- Web Server: Apache or IIS, depending on your operating system
- PHP Engine: PHP 4.1 or above
- MySQL: MySQL 3.23 or above
- Browser: To manage your site, you must be using Microsoft Internet Explorer (MSIE) 5.5 or above. Note that you only need MSIE 5.5 or above to edit your Website, not to view it. An SWP-backed site can be viewed in any browser.
If you have installed phpBB or any similar script, you shouldn’t have any problems; the SWP documentation helps by walking you through this process. After you’ve successfully installed the script, you will undoubtedly find your way to the administration section.
You can manage pretty much every aspect of the default SWP distribution from the Admin section. Remember those content blocks I mentioned a minute ago? These include an "Affiliates" block and a "Handy Tip" block. You can edit the content of these in the admin section, but I decided that I’d prefer to have elements of that nature hard-coded into the site. Similarly, SWP comes with "About Us," "Contact Us," etc. pages that are editable through the admin area. Again, I opted for a hard-coded version. I opened a template file, ripped the "Affiliates" section out, and was ready to keep going — without any errors or other problems.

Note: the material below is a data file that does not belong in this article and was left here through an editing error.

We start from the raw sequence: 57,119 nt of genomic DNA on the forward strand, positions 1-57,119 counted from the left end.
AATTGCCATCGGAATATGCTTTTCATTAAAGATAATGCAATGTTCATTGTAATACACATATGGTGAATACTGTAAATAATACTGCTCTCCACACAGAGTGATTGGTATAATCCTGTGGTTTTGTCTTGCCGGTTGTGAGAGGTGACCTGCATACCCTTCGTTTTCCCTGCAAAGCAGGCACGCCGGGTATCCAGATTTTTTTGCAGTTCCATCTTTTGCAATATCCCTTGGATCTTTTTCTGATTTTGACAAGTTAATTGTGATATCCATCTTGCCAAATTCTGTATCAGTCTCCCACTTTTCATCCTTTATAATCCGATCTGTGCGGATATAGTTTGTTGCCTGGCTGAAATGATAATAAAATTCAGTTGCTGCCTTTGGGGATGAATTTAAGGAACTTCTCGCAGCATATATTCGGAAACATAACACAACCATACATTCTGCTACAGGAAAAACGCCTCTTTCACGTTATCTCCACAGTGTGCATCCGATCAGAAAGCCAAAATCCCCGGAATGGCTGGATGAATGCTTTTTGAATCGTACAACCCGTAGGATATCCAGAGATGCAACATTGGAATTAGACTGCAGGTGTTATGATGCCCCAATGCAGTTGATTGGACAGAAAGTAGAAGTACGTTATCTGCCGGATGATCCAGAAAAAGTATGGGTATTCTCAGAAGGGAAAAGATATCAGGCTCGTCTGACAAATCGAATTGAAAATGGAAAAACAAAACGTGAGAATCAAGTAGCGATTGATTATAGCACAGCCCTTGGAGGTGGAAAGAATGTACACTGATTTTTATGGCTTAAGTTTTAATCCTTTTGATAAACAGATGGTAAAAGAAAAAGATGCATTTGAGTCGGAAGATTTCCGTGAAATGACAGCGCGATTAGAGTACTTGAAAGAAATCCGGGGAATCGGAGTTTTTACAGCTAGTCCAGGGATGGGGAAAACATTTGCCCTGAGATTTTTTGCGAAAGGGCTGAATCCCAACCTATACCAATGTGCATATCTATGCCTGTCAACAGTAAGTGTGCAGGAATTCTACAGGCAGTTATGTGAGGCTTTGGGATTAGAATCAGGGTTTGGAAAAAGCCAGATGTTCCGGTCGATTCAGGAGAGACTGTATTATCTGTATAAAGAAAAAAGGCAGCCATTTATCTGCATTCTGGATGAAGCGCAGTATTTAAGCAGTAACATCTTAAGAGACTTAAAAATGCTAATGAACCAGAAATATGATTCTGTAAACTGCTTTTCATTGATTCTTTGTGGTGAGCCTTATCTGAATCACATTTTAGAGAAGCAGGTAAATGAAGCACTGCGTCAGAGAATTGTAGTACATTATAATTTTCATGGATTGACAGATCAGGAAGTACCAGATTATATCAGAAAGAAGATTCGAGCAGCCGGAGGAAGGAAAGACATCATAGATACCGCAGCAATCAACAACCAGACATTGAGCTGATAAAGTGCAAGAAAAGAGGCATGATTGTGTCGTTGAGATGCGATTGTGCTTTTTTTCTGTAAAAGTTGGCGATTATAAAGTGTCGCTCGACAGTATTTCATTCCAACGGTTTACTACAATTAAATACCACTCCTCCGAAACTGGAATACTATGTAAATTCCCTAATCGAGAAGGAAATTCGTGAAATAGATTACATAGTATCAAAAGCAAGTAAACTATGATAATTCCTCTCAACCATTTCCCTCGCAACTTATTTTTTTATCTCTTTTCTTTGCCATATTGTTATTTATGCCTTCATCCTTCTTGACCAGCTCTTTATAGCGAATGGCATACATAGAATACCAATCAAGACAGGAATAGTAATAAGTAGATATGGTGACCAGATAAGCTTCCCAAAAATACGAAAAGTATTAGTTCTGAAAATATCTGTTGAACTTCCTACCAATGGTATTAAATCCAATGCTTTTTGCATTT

This was one of the things that I liked about SWP. Virtually any feature that I didn’t like, or didn’t apply to the type of site I was making, was easily removed in a matter of minutes. I had trouble removing some features, but I was ultimately able to extract them with help from the SWP support team.